This is a reprint of a blog post that originally appeared on the Ryerson University student affairs blog.
The Truth & Reconciliation Commission’s final report is hovering, waiting for us to read, write, and develop programs in response to their findings. I feel personally and professionally compelled to participate in necessary and long-overdue healing. This is my attempt to further the conversation about the TRC’s final report, its urgency, and what we can do in response as student affairs professionals.
“We are convinced that public education, in its many forms, is society’s best avenue to strengthen, uplift, enlighten, and secure the individual citizen and the community of which they are a part. Education empowers individuals to meet their intellectual, emotional, physical, social, economic, and spiritual needs.”
— 2015 Cohort of 3M National Teaching Fellows
This is how the Call to Action in response to the Truth and Reconciliation recommendations begins as issued by the 2015 Cohort of 3M National Teaching Fellows. It also goes on to ask how those involved in educational institutions can redress the brutal failings of public education, chief among them residential schools and the systemic and horrific individual, community, and generational harms inflicted on aboriginal communities and indigenous ways of doing, being, and thinking.
I am not an expert in aboriginal histories or epistemologies (although I am prioritizing this learning). But even in my greenness, what I do feel certain about is that when we learn, we become responsible for what we learn; as such, I wish to be a participant in this redress instead of complicit in the status quo. I cannot not heed the call.
But how to do this? How to be a novice and yet act? How to be an outsider and yet participate in the response? How to weave in and embed the TRC recommendations, at all cost avoiding (continued) tokenism and trauma?
In reading the Truth and Reconciliation report and recommendations, reviewing the calls to action as well as seeing the early days of postsecondary institutional reactions and program development, I want those of us in student affairs to be at the forefront of responding.
I propose that, at least as a “first draft,” we in student affairs take-in, face, and build up from the histories and traumas housed in the TRC final report; I suggest we go broad and create guiding principles. Informed by the stories recounted by the TRC, I envision a series of sister philosophical underpinnings to our 5 Pillars at Ryerson. Moving inductively from the individual and particular, I wish to propose a set of student affairs commitments.
Perhaps they could include:
- Transparency (to combat all that was cruelly dishonest in establishing residential schools, and that has been kept hidden from mainstream history curriculum);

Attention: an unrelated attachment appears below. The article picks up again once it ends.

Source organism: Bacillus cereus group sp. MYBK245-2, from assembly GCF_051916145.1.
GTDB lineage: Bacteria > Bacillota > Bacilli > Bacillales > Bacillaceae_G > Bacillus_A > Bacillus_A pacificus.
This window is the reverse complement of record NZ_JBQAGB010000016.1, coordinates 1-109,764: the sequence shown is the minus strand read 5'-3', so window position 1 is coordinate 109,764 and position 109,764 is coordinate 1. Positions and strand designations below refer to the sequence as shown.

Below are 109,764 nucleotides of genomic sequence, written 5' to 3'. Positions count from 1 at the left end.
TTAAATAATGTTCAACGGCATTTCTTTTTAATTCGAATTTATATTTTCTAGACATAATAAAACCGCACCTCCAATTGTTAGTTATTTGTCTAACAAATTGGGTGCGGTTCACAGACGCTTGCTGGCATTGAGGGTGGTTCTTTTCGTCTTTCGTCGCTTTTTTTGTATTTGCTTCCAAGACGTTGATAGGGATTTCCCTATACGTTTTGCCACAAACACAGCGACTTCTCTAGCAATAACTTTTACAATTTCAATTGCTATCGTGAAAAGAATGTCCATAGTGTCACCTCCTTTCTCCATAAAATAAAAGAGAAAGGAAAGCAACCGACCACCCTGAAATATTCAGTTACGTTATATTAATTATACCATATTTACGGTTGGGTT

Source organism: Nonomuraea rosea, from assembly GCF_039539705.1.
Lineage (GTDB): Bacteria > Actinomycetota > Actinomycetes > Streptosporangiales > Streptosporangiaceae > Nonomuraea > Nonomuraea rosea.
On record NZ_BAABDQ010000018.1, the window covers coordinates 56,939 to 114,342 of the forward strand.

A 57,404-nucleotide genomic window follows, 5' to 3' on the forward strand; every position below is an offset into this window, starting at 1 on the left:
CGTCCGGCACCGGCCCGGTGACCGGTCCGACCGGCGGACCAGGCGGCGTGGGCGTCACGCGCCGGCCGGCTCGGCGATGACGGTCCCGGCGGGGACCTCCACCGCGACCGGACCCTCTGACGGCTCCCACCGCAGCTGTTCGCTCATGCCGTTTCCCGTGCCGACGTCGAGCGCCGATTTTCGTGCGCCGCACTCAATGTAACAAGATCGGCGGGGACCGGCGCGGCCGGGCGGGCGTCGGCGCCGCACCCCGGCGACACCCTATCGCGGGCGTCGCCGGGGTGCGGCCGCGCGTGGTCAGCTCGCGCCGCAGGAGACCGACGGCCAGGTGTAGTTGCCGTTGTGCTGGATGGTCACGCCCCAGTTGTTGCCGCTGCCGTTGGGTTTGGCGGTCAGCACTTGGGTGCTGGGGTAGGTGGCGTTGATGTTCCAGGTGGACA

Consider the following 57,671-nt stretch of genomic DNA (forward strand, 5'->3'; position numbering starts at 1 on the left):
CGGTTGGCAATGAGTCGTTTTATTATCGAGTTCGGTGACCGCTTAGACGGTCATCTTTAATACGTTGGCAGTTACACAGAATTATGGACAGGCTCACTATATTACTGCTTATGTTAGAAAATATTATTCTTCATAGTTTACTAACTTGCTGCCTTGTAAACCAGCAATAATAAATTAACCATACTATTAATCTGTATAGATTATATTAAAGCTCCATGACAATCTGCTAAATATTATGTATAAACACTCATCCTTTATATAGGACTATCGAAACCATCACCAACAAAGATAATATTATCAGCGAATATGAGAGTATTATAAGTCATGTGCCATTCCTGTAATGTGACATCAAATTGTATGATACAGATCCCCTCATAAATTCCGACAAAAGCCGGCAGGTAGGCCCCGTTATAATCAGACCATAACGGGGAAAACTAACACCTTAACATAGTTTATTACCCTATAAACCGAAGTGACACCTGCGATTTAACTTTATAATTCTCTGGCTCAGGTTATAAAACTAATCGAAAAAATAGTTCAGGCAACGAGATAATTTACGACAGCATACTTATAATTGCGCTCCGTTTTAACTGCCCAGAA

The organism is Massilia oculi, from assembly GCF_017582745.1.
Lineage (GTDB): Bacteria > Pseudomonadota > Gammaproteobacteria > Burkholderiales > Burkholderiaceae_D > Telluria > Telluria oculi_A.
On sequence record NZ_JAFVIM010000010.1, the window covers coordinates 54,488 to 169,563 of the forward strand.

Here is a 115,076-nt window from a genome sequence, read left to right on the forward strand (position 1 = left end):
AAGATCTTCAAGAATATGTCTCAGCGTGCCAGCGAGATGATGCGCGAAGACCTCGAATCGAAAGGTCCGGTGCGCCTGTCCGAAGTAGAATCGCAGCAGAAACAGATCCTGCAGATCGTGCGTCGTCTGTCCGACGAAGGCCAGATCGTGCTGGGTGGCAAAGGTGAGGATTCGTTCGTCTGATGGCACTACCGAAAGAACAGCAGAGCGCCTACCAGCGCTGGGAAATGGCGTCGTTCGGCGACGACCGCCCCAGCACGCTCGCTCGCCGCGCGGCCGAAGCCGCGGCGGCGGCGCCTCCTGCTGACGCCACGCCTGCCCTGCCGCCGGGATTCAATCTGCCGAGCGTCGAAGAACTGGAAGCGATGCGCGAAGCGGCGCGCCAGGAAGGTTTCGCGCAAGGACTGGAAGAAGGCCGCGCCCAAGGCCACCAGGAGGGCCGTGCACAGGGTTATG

- Safety (to ensure that no one is subject to the physical, emotional, spiritual brutality endured by Canada’s first peoples, and that we commit to ending all continuing brutality);
- Honouring of family, home, and original contexts (to prioritize ancestral origins and keeping family relationships intact);
- Connection to place (to nurture connections to our natural environment);
- And, straight from the TRC’s calls to action, “Mutual recognition, mutual respect, and shared responsibility” (45, iii).
In the meetings I am holding, in the students I am teaching, these commitments are becoming increasingly infused. I ask myself, in light of the TRC findings, what am I doing — in this meeting or that strategy session — to enact uplift and enlighten in my work? What I am doing to redress given that which I am now aware? How am I participating in a transition away from the long-imposed and -embedded colonial ways of knowing and being?
Perhaps the question is not how can we not respond? But rather, how will we? And so, what actions do we take? What calls to action will we take on? And, how can student affairs not only fulfill but exceed these commitments and calls?
This exploration, this post of deep concerns and heartfelt wonderings, is only a start for me. I am aware, and eager, knowing that this conversation cannot be held in a vacuum. As I venture forward in my explorations, concerns, and wonderings, I hope to connect with Ryerson’s Aboriginal student services, Aboriginal Education Council, and Aboriginal mentors in the community.
Even in my non-expertness, in my awkwardness, in my not quite knowing the what or how of what’s next in this redress, I wish to be unafraid to participate with, learn from, apologize to, and disrupt and grieve alongside. I know there is a path forward, and I’m keen, no, compelled, to follow it — I’m just not sure how best to find, walk, and follow it, or where it will lead. There is a groundswell, a sea change, and I wish, as a non-Aboriginal un-idle ally, to join voices in speaking truth to power and ensuring the AEC’s seven generation vision and goals of “a new relationship of truth and reconciliation.” This is only a start for me. Will you join me? Can we learn as we go, together?
Deena Kara Shaffer is a learning specialist at Ryerson University, PhD candidate, poet, and freelance education and health writer. Follow her at @deenakshaffer. Heeding the Call(s) is a series dedicated to student affairs contribution to integrating the TRC’s findings into our everyday work. Join Deena as she explores some principles of aboriginal education, examples of “indigenized” programming, and suggestions of how we might transition towards what some call indigagogy, all in the hopes of taking responsibility and prioritizing reconciliation.